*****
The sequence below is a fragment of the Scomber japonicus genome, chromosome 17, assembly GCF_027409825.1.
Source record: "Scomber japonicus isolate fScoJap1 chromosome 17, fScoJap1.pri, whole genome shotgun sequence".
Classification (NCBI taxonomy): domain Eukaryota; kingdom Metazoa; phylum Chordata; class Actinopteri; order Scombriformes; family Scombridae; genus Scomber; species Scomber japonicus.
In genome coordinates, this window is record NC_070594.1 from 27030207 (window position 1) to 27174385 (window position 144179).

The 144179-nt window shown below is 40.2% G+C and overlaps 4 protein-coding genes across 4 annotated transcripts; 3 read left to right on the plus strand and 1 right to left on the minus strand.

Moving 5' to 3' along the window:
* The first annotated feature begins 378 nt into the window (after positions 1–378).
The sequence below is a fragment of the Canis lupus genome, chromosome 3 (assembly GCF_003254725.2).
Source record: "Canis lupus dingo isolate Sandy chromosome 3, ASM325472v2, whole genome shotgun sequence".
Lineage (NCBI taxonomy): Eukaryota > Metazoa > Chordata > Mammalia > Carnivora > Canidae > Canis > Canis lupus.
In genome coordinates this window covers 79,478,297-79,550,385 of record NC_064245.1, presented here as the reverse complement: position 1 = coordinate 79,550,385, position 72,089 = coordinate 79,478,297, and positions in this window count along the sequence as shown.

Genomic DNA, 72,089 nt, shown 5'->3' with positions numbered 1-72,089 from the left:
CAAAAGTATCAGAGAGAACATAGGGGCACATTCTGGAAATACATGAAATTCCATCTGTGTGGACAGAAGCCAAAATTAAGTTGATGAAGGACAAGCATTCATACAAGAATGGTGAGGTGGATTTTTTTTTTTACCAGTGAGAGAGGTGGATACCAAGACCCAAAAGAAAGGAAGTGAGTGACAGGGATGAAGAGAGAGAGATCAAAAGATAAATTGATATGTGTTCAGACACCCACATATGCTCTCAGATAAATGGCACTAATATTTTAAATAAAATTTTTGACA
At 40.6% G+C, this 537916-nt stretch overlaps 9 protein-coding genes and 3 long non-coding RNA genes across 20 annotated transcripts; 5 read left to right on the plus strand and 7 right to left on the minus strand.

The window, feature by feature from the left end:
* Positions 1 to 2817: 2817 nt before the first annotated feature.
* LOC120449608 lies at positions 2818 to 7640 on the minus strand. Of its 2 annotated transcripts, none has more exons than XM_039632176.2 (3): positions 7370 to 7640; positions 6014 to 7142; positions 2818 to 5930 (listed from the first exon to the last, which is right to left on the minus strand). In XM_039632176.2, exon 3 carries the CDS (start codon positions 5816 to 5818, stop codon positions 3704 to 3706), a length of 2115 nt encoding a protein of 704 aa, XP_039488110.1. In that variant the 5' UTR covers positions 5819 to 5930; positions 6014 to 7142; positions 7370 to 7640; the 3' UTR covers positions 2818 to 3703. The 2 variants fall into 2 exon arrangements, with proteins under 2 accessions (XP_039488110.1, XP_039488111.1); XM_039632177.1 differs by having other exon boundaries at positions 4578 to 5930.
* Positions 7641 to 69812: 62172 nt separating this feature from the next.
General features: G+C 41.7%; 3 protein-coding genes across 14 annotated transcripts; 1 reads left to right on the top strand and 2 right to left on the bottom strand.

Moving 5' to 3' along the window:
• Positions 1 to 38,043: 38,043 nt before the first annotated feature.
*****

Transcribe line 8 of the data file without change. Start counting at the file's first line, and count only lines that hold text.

The sequence below is a fragment of the Canis lupus genome, chromosome 3 (assembly GCF_003254725.2).